1 [slap]
a sharp blow or smack, especially with the open hand or with something flat.
a sound made by or as if by such a blow or smack: the slap of the waves against the dock.
a sharply worded or sarcastic rebuke or comment.
verb (used with object), slapped, slapping.
to strike sharply, especially with the open hand or with something flat.
to bring (the hand, something flat, etc.) with a sharp blow against something.
to dash or cast forcibly: He slapped the package against the wall.
to put or place promptly and sometimes haphazardly (often followed by on ): The officer slapped a ticket on the car. He slapped mustard on the sandwich.
Informal. directly; straight; smack: The tug rammed slap into the side of the freighter.
Verb phrases
slap down,
to subdue, especially by a blow or by force; suppress.
to reject, oppose, or criticize sharply: to slap down dissenting voices.
slap on the wrist, relatively mild criticism or censure: He got away with a slap on the wrist.

1625–35; < Low German slapp, slappe; of expressive orig.

slapper, noun

1. See blow1. Unabridged
Based on the Random House Dictionary, © Random House, Inc. 2014.
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World English Dictionary
slap (slæp)
1.  a sharp blow or smack, as with the open hand, something flat, etc
2.  the sound made by or as if by such a blow
3.  a sharp rebuke; reprimand
4.  informal (Brit) a bit of slap and tickle, slap and tickle sexual play
5.  a slap in the face an insult or rebuff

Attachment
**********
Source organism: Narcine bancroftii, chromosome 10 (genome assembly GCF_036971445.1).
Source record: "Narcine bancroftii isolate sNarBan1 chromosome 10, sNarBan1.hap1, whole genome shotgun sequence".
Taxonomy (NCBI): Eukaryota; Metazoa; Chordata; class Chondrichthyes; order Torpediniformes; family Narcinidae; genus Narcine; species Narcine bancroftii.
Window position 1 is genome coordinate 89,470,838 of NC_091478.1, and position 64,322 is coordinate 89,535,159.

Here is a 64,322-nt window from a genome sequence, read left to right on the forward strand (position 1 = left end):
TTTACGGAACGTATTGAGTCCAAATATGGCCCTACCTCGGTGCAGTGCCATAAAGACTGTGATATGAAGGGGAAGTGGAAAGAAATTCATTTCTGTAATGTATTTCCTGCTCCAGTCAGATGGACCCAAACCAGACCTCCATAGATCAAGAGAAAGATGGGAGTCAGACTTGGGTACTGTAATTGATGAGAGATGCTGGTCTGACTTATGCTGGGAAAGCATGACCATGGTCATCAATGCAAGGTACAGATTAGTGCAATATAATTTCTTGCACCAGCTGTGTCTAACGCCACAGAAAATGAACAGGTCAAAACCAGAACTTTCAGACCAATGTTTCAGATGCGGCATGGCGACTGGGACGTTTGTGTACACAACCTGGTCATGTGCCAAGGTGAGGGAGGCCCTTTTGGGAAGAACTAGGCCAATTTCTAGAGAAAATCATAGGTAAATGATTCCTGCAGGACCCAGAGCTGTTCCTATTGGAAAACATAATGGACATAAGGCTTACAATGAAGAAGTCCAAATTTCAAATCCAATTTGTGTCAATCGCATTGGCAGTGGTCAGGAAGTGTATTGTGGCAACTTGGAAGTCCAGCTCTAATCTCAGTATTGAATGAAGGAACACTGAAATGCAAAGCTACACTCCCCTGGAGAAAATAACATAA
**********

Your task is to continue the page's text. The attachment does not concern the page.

6.  a slap on the back congratulation
7.  a slap on the wrist a light punishment or reprimand
vb (when intr, usually foll by against) , slaps, slapping, slapped
8.  (tr) to strike (a person or thing) sharply, as with the open hand or something flat
9.  (tr) to bring down (the hand, something flat, etc) sharply
10.  to strike (something) with or as if with a slap
11.  informal chiefly (Brit) (tr) to apply in large quantities, haphazardly, etc: she slapped butter on the bread
12.  slap on the back to congratulate
13.  exactly; directly: slap on time
14.  forcibly or abruptly: to fall slap on the floor
[C17: from Low German slapp, German Schlappe, of imitative origin]

Collins English Dictionary - Complete & Unabridged 10th Edition
2009 © William Collins Sons & Co. Ltd. 1979, 1986 © HarperCollins
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Word Origin & History

1632, probably of imitative origin, similar to Low Ger. slappe, Ger. Schlappe. The noun is recorded from 1648; fig. meaning "insult" is attested from 1736. Slapdash (1679) is first attested in Dryden. Slap-happy (1936) originally meant "punch-drunk." Slapshot in ice hockey is recorded from 1942. Slap
on the wrist "very mild punishment" dates from 1914.
Online Etymology Dictionary, © 2010 Douglas Harper
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